Monday, May 18, 2009

International team rescues critically endangered terrapin

Every now and again, the MCSS Research Officer gets called out to deal with a turtle rescue … in this case, a terrapin!

“J.Lo”, the first known record of a Yellow-Bellied Mud Turtle in the Plantation Wetland, photo Elke Talma.

“J.Lo” was found by Jan Van Wijk, a South African, wandering on the road near Plantation Club along the West coast of Mahe. He phoned Leo Hoevers, a Dutchman, who runs a dive centre at Anse La Mouche. Leo called Glynis Sanders, a Scot who is married to David, a Welshman who is the Chairman of MCSS. Glynis called Elke, a Seychellois who then rushed over to investigate.

Not being a terrapin expert, Elke took the animal back to the MCSS office and spent some time on the internet trying to ID the Species. “J.Lo”, named after her rescuers (J for Jan and Lo for Leo), is a Seychelles Yellow-Bellied Mud Turtle (
Pelusios castanoides intergularis) a sub species of P. castanoides which is found on mainland Africa ranging from Kenya to the north eastern Republic South Africa. The species which is listed as Critically Endangered on the IUCN 2008 Red List, is restricted to 6 islands of the Seychelles group, with 4 breeding populations remaining.

In 2005, it was estimated that there were only 120 adults in the wild and legal protection of wetland habitats is urgently required as populations continue to decline due to ongoing marsh drainage and river canalization.
ID chart for Seychelles endemic terrapins, Mortimer and Bour (2002)

After confirming the species ID with terrapin expert, Justin Gerlach from the Nature Protection Trust, Seychelles, the next step was to decided what to do with “J.Lo”. Should she be released back in the Plantation Club wetland, where a tourism development is scheduled to begin shortly or should she be relocated to the Intendance wetland which is being managed and protected by Banyan Tree Resort, Seychelles?

Banyan Tree Wetland, a safe haven for terrapins, photo Elke Talma.

With an estimated population of only 120 animals, the choice was easy. Staff at Banyan Tree who are familiar with terrapin husbandry, are working on a quarantine area for “J.Lo” but in the mean time she is chilling in Elke’s bathtub and developing a fetish for broccoli and banana’s, having turned her nose up at the snails Elke found in her garden.


Anonymous said...

I like the story and her name choice is spot on.

Way to go J.Lo


Anonymous said...

I love this story. Keep up the good work. Patricia

turtle chick said...

I though it was rather good too!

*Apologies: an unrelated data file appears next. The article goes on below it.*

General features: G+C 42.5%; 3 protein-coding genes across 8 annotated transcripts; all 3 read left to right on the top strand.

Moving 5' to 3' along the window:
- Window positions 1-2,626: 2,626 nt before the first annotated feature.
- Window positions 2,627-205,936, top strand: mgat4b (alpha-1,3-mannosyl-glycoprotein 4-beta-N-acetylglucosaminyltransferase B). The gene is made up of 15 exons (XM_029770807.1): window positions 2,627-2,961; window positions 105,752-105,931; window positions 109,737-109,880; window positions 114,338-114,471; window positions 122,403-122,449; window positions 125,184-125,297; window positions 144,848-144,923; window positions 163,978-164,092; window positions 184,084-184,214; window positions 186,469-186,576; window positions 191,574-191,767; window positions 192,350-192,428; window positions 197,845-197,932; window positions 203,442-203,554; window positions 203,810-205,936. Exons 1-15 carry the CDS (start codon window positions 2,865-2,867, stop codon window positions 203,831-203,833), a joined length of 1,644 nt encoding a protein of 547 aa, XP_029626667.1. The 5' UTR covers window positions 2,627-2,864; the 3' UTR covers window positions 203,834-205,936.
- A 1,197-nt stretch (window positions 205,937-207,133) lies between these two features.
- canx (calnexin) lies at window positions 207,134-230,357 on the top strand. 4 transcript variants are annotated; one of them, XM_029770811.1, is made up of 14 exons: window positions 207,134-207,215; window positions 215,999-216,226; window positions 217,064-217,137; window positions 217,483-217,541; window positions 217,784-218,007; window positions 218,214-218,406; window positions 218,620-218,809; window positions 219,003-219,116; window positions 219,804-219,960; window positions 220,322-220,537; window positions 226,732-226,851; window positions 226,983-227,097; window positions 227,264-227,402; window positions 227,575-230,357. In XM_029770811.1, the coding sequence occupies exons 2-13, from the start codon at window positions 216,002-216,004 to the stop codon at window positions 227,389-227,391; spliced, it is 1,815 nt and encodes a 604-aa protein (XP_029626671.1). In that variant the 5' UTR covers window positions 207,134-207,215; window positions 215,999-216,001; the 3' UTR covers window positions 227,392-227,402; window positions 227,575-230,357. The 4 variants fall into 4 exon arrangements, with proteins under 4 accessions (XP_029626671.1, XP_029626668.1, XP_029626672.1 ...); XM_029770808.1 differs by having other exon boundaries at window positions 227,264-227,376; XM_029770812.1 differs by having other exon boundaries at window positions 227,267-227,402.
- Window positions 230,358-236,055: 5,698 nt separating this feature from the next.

J.Lo is still with me, during the day she stays in the garden where she hides in my flower bed, at around 6pm-ish she start crawling around and by nine i have to put her in the bathtub as i do not want to be responsible for loosing a critically endangered species!

She will be transferred to Banyan on Friday and will be in quarantine for 4 weeks before being released into the wetland.

turtle chick said...

I lost J.Lo!

Well only for a little while!

After posting my comment on the blog last night, I went to check on her and she was nowhere to be found. PANIC!!!! My dog, Izzy, who had proven himself as a great terrapin tracker was of no use and kept thinking we were off to a midnight swim!

I went home, had some dinner, fed the dogs and waited about 10 minutes before dragging Izzy for another search and rescue expedition. With my torch in one hand and a stick in the other, Izzy and I rummaged through every pile of leaves we could find – eventually we found J.Lo curled up under a pile of coconut husks in my flower bed, half buried in the dirt, less than 20 cm from where she had been snoozing during the day!

Ecstatic does not describe how I felt. After confirming she was still alive, I covered her up with a large box (just in case she decided to go walkies in the middle of the night) and went to bed with a smile.

J.Lo has gone into hibernation, having decided my garden is not up to her standards. Friday cannot come soon enough!

Anonymous said...

Hey turtle chick, you are lucky you did not get bitten by a Centipede while rummaging through piles of leaves in the middle of the night.
If you ever want a pond for future terrapines call me. I built one at home in 2 hours with a spade, some builders plastic and loads of water weeds. the downside is I now have "the moonlight frog choir"
that perform most nights for most of the night under my bedroom window.
Enjoy Reunion


turtle chick said...

Hi Roberta

Thank for you offer to host terrapins in your backyard pond. Unfortunately, because the species is protected under Seychelles law, it is illegal to keep them as pets.

Enjoy your frogs – do you want me to put you in touch with a frog expert so you can identify your new tenats?